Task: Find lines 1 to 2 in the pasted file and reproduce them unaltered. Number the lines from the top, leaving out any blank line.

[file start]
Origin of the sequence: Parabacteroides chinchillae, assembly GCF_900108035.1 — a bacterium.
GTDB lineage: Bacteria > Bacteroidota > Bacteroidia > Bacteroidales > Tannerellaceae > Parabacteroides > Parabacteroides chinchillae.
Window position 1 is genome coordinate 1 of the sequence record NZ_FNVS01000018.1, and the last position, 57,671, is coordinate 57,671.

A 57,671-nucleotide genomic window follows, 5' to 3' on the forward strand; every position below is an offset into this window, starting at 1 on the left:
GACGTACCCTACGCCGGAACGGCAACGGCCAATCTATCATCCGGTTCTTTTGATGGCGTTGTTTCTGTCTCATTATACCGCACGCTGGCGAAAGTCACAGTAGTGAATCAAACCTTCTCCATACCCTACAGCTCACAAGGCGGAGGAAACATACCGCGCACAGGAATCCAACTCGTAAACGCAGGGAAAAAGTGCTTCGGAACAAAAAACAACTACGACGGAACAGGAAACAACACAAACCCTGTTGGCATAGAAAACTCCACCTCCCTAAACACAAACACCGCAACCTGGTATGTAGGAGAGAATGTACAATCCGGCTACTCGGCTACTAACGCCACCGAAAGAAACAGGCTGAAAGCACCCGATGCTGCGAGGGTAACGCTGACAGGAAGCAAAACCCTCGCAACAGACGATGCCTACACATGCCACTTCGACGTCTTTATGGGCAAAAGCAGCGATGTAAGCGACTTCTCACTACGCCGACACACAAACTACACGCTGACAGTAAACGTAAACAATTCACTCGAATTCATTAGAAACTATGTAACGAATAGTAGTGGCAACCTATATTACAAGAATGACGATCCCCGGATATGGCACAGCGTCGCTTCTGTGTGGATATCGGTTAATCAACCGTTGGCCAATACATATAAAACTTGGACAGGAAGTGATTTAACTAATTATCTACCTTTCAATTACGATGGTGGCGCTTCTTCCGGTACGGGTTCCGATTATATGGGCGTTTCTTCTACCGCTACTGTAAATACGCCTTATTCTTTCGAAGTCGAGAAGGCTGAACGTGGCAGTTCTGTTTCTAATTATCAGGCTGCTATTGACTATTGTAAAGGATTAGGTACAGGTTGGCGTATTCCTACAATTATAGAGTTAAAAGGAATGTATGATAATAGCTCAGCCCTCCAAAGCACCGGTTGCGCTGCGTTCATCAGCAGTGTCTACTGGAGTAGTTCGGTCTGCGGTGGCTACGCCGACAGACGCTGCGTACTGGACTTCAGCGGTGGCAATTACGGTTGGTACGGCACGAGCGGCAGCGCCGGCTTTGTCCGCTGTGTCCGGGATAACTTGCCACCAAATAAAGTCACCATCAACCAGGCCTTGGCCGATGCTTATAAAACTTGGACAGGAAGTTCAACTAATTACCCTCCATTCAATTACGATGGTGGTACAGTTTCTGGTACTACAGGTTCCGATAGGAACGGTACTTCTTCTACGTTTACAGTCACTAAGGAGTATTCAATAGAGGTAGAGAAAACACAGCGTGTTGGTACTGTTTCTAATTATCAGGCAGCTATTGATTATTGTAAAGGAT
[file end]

Origin of the sequence: Parabacteroides chinchillae, assembly GCF_900108035.1 — a bacterium.
GTDB lineage: Bacteria > Bacteroidota > Bacteroidia > Bacteroidales > Tannerellaceae > Parabacteroides > Parabacteroides chinchillae.